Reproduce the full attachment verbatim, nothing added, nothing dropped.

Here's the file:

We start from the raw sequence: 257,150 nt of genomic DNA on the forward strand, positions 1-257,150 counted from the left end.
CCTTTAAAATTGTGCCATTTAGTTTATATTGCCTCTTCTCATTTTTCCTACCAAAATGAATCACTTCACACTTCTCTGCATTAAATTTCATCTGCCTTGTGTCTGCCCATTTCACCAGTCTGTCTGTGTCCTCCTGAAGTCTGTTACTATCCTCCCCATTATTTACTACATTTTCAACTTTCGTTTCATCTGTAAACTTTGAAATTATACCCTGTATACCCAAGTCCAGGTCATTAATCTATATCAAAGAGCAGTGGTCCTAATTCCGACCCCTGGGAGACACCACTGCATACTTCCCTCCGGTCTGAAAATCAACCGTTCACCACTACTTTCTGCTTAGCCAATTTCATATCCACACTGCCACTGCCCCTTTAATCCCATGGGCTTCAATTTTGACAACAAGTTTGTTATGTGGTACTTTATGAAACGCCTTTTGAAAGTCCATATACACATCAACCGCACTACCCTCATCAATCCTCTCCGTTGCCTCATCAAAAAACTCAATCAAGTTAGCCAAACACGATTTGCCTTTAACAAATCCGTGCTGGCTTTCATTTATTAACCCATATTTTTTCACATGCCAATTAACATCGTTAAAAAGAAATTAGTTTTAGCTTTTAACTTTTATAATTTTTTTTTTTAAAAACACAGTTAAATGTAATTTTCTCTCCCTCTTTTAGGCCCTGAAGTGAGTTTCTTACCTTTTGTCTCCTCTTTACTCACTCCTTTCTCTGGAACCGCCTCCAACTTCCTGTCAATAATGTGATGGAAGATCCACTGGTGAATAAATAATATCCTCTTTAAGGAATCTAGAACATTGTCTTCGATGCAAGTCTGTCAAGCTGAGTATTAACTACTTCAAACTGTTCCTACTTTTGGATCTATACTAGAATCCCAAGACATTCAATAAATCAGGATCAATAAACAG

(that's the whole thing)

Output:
We start from the raw sequence: 257,150 nt of genomic DNA on the forward strand, positions 1-257,150 counted from the left end.
CCTTTAAAATTGTGCCATTTAGTTTATATTGCCTCTTCTCATTTTTCCTACCAAAATGAATCACTTCACACTTCTCTGCATTAAATTTCATCTGCCTTGTGTCTGCCCATTTCACCAGTCTGTCTGTGTCCTCCTGAAGTCTGTTACTATCCTCCCCATTATTTACTACATTTTCAACTTTCGTTTCATCTGTAAACTTTGAAATTATACCCTGTATACCCAAGTCCAGGTCATTAATCTATATCAAAGAGCAGTGGTCCTAATTCCGACCCCTGGGAGACACCACTGCATACTTCCCTCCGGTCTGAAAATCAACCGTTCACCACTACTTTCTGCTTAGCCAATTTCATATCCACACTGCCACTGCCCCTTTAATCCCATGGGCTTCAATTTTGACAACAAGTTTGTTATGTGGTACTTTATGAAACGCCTTTTGAAAGTCCATATACACATCAACCGCACTACCCTCATCAATCCTCTCCGTTGCCTCATCAAAAAACTCAATCAAGTTAGCCAAACACGATTTGCCTTTAACAAATCCGTGCTGGCTTTCATTTATTAACCCATATTTTTTCACATGCCAATTAACATCGTTAAAAAGAAATTAGTTTTAGCTTTTAACTTTTATAATTTTTTTTTTTAAAAACACAGTTAAATGTAATTTTCTCTCCCTCTTTTAGGCCCTGAAGTGAGTTTCTTACCTTTTGTCTCCTCTTTACTCACTCCTTTCTCTGGAACCGCCTCCAACTTCCTGTCAATAATGTGATGGAAGATCCACTGGTGAATAAATAATATCCTCTTTAAGGAATCTAGAACATTGTCTTCGATGCAAGTCTGTCAAGCTGAGTATTAACTACTTCAAACTGTTCCTACTTTTGGATCTATACTAGAATCCCAAGACATTCAATAAATCAGGATCAATAAACAG